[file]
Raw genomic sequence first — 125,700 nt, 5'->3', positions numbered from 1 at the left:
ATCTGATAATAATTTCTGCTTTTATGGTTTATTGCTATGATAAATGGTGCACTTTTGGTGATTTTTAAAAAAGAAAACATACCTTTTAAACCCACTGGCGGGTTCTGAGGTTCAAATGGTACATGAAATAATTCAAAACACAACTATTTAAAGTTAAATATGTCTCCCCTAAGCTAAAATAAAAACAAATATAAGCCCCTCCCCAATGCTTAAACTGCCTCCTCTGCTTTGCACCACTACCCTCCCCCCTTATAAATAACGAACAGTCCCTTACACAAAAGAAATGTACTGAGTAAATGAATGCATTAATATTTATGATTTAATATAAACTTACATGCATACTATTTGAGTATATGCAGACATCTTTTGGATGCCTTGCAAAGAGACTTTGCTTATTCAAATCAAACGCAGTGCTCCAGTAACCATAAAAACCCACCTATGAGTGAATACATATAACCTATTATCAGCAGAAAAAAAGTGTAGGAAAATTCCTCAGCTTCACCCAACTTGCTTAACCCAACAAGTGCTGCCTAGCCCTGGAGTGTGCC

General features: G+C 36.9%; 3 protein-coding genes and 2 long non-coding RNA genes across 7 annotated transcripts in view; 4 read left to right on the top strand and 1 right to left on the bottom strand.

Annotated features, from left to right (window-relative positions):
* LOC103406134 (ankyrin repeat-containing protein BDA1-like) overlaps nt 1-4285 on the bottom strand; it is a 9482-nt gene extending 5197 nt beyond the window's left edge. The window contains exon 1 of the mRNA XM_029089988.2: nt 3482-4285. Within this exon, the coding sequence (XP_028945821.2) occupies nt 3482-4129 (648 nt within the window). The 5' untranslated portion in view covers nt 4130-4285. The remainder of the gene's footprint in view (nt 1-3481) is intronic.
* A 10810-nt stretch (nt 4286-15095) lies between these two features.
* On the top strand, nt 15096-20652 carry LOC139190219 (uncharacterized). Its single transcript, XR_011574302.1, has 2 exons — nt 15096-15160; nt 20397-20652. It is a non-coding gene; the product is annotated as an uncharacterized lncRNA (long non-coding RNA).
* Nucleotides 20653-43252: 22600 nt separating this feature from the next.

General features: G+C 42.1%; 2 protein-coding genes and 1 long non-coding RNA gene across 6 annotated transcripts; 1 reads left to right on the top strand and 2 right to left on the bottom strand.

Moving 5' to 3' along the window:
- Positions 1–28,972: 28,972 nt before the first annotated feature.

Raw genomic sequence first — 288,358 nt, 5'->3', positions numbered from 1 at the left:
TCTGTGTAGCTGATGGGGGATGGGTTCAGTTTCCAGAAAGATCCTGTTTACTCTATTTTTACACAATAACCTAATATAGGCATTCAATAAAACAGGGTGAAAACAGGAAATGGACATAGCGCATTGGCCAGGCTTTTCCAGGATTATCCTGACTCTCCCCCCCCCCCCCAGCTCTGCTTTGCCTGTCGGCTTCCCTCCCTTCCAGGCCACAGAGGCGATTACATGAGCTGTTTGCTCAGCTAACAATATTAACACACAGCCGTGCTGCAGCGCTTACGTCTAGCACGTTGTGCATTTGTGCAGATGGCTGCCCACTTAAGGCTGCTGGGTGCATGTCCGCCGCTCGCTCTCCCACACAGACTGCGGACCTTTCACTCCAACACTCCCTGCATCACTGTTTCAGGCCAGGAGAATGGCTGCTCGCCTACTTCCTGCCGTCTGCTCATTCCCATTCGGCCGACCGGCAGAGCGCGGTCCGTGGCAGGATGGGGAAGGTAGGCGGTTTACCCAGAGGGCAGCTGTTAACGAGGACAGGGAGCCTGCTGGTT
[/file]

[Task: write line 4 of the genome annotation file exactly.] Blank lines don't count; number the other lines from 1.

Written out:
Annotated features, from left to right (window-relative positions):